Archive for November, 2011


First, I have to mention…my book would make a great Christmas present for a teen, young adult or another homeschool mom or family in your life. The King Will Make a Way is a story of living with a sold-out faith in Jesus. It’s an allegory set in a fictional historic village. The protagonist is Gabriel, a teen boy, with his twin sister as his side kick. The antagonist is Vulpine, leader of the village with his sites set on replacing the King. Though many are martyred, as this book is a metaphor of the end times, the book avoids graphic descriptions so it can be read out loud in front of younger children.

The book not only has strong literary elements, it also can lead to great discussions on the Church, what is it, what’s it function, how can we create that today; faith, can we really trust God no matter what, does fate ever lie in our hands, what is our responsibility; choices, one of the characters makes a big choice in the book, why does she make it and how can we make similar choices to die to self daily in order to live for the King.

And of course, I made tons of homeschool materials to go along with the book: lapbook mini books, notebooking pages and worksheets. There is great stuff for language arts and writing. If you have a coop and want to teach the novel, I can help you with lessons for the classes. I have prepared lessons for a formal classroom setting which I don’t have posted anywhere.

I do hope some of you will consider getting the book for a friend this Christmas.

We had our own science fair here at home involving only my children. My son tested his remote control race car on different surfaces and made an Alice video about it. The link will take you to the Alice website. He doesn’t want me to post his project here. My daughter tested different types of vanilla ice cream and made a poster.

She used this online graph maker for her data graph. We’re using another online tool right now for history, an online timeline maker. This is pretty cool. I’m having the kids make one for our study of WWII which is going to last about 2 months. You can add text and pictures to your timeline. We are working on a paper time line as well, but that will just hold the beginning and the end of the war. The online timeline will hold the details.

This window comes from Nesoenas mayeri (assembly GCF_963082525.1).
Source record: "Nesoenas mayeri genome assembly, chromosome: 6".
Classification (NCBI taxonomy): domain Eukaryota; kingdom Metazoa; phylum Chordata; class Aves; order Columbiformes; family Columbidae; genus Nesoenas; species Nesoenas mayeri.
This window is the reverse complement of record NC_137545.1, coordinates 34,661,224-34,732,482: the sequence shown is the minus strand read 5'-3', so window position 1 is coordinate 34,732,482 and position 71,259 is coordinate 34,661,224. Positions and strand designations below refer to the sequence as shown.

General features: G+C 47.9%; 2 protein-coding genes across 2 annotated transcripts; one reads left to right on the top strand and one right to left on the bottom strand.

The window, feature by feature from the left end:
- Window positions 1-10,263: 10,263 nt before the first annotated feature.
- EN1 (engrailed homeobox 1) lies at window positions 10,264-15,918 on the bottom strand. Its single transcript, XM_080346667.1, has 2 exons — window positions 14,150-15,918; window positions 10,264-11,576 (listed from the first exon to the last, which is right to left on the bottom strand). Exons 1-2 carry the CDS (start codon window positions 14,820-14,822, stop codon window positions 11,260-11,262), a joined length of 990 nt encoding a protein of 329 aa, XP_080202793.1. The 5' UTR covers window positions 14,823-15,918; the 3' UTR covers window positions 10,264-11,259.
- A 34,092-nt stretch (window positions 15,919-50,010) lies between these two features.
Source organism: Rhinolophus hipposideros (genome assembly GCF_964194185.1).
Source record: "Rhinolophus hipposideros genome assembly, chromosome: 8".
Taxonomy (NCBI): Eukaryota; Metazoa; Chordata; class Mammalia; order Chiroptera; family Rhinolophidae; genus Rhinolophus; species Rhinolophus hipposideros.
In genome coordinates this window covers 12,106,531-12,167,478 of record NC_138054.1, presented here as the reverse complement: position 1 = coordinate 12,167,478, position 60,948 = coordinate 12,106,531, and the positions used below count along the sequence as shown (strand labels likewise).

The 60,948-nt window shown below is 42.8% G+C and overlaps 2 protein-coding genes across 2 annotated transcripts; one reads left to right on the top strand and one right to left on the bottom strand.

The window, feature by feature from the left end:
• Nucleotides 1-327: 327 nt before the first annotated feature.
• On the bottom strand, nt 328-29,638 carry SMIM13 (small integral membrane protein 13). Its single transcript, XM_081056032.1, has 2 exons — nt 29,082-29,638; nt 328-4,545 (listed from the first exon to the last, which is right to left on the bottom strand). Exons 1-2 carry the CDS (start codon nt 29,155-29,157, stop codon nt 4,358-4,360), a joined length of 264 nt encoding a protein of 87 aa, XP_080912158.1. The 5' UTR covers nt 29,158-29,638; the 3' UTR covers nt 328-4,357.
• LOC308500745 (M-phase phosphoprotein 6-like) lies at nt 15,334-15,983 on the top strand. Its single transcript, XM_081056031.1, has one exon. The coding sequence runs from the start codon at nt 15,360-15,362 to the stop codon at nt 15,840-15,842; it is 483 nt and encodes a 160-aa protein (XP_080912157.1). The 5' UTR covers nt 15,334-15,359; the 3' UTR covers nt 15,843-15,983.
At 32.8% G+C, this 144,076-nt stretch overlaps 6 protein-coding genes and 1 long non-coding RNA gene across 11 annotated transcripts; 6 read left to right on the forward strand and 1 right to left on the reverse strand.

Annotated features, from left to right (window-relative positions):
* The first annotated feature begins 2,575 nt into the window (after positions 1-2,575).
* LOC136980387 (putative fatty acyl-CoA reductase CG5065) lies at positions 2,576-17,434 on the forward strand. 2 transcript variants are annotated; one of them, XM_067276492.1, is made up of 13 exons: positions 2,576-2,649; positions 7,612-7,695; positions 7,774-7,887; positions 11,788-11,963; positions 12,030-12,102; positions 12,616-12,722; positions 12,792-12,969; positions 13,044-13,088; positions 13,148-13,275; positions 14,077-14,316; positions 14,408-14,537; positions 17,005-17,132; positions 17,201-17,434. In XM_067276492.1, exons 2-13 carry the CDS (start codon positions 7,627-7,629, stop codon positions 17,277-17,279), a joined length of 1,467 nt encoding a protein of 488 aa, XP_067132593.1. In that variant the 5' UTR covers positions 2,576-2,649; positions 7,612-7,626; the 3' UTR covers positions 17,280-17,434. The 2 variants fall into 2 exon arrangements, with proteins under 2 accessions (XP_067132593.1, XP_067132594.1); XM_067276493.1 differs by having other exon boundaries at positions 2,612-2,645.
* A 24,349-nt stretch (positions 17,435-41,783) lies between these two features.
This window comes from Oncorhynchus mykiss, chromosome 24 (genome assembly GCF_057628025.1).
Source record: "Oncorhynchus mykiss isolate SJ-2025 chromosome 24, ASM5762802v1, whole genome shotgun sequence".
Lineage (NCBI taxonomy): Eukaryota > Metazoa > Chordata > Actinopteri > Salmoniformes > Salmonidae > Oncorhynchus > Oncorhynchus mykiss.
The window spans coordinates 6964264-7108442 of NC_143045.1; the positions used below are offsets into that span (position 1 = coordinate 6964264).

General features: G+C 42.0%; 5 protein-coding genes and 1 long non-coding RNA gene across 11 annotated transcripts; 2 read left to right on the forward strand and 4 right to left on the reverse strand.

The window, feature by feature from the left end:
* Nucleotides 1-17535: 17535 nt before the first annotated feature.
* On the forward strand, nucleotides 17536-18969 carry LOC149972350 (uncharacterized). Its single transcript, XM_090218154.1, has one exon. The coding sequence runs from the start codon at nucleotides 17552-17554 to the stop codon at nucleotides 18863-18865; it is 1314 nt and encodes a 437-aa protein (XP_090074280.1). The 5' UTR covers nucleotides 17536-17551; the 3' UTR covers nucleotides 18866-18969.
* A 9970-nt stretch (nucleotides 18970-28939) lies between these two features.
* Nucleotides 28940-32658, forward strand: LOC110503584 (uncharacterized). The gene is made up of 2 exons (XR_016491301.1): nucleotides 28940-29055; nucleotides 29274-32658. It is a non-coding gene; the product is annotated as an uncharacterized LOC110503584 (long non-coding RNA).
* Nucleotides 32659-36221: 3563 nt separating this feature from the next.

For English we are in between bigger writing projects, so we’ve been doing short, one- and two-day writing activities. They have written informal and formal letters. I gave my kids a sample business letter. My son had been reading The Peterkin Papers so he has written some funny stories like in the book. I gave both my kids this graphic organizer to organize a story. In the first box goes the character description. The other boxes are for the beginning, middle and end.

And speaking of funny, here is my six year old reading knock, knock jokes in front of the family. Yes, this is school. I make them all read/recite in front of everyone from time to time. (It’s all in the curriculum.) He had been learning about different types of sentences. Ones that end with a period, an exclamation point and a question mark. I realized that knock, knock jokes contain all three! I had him write one and he also read from the page of jokes I linked to.


November 21, 2011 at 8:32 am Leave a comment